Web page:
By understanding which factors are associated with implementation of evidence-based guidelines for the management of depressive disorders, strategies can be identified to improve physician guideline adherence and to adapt and focus guidelines and thus improve the quality of depression care. There are numerous possible barriers to implementation, from the distribution of guidelines to the use of guidelines in practice by physicians. The literature on determinants of implementation of evidence-based guidelines on depressive disorders has primarily focused on socio-demographic patient characteristics and disease-related factors, such as patient age and severity of the disorder [11, 12]. Despite the guidelines’ potential importance, few studies have examined the influence of professional- and practice-related factors on implementation of the depression guidelines. Physician adherence to guidelines may be hindered by a variety of barriers. Studies identified barriers to guideline implementation as including several physicians’ characteristics: lack of awareness of the guidelines, disagreement with the guidelines, insufficient self-efficacy for change, and negative attitudes towards guidelines in general (“cookbook medicine”), and inertia associated with faith in existing treatment practices. In addition, external barriers such as lack of time, lack of availability, and insufficient support by the organization were also listed .
In Korea, since the first Korean Medication Algorithm for Major Depressive Disorder was developed , updated practice guidelines have been provided in 2008 and 2010. The guidelines are a good reference to assist the treatment decisions of clinicians who treat major depressive disorder patients in Korea. Barriers to using the guidelines are thus important to identify, but the few studies investigating these barriers have had limitations, such as that data is scarce for Korean populations, one study have addressed clinical practice, priority has been given to the identification of the most effective and optimal treatments rather than the most economic ones, and the Korean health insurance regulations are strict .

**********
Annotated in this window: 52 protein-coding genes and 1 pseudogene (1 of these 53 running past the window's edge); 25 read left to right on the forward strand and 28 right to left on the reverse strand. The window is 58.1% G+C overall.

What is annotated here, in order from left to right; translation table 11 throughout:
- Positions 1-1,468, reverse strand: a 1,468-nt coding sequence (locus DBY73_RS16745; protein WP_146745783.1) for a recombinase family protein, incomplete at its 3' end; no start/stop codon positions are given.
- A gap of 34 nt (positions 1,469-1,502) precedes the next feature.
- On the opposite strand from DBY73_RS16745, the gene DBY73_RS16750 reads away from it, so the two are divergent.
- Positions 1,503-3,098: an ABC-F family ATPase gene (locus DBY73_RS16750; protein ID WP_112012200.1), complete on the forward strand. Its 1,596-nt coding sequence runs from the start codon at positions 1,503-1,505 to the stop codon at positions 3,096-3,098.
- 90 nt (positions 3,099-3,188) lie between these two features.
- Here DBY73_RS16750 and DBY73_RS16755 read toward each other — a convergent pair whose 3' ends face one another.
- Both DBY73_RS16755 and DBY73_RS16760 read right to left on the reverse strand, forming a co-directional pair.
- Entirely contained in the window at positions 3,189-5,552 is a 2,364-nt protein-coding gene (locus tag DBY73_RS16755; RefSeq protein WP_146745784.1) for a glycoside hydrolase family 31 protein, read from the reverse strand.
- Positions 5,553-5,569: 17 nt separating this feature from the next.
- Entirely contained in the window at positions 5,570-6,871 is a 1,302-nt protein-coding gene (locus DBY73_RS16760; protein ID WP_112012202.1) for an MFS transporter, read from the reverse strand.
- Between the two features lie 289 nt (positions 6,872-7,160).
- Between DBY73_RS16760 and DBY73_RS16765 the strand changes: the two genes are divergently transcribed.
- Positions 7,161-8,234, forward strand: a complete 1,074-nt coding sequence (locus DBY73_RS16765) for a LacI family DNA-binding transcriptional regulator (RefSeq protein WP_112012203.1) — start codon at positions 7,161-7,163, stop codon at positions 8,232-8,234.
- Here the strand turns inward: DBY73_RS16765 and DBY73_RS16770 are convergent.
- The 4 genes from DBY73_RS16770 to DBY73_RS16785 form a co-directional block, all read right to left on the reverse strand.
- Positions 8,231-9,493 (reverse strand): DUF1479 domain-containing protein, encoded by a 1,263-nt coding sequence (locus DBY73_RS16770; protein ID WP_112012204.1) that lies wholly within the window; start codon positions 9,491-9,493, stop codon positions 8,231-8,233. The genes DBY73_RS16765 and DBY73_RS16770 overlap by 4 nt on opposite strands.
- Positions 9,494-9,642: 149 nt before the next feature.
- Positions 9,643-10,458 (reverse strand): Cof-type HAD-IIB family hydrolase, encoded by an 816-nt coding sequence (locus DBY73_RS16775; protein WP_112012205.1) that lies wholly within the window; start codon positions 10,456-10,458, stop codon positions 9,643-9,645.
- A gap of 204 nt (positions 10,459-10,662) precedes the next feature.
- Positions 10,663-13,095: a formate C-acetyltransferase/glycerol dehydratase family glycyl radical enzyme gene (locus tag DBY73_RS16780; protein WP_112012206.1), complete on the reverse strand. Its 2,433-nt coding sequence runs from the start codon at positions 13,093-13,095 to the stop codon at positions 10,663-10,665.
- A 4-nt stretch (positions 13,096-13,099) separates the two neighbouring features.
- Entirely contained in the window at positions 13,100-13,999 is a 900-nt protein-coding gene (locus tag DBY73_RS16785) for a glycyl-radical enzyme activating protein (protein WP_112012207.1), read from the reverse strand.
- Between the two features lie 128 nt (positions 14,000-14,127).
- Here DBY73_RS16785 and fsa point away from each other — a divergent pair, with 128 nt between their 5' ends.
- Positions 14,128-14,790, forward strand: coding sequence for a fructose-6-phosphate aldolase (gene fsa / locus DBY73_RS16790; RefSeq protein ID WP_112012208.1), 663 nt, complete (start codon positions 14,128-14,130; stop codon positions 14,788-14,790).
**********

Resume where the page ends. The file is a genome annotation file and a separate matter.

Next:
We hypothesized that the provision of guideline-recommended care is influenced by characteristics of both the physician and the practice. Understanding experiences and barriers is important for the development of effective implementation strategies. The present study, which was initiated as a quality improvement project, aims to assess the feasibility of the depression guidelines for clinical settings in Korea. In this article, we investigate barriers to the implementation of the guidelines for managing depressive disorders. We used a questionnaire to ask staff about their knowledge and use of these guidelines. Our findings can help developers of guidelines, practice directors, and health-care services researchers to design effective interventions to change physician practice.
Participants & recruitment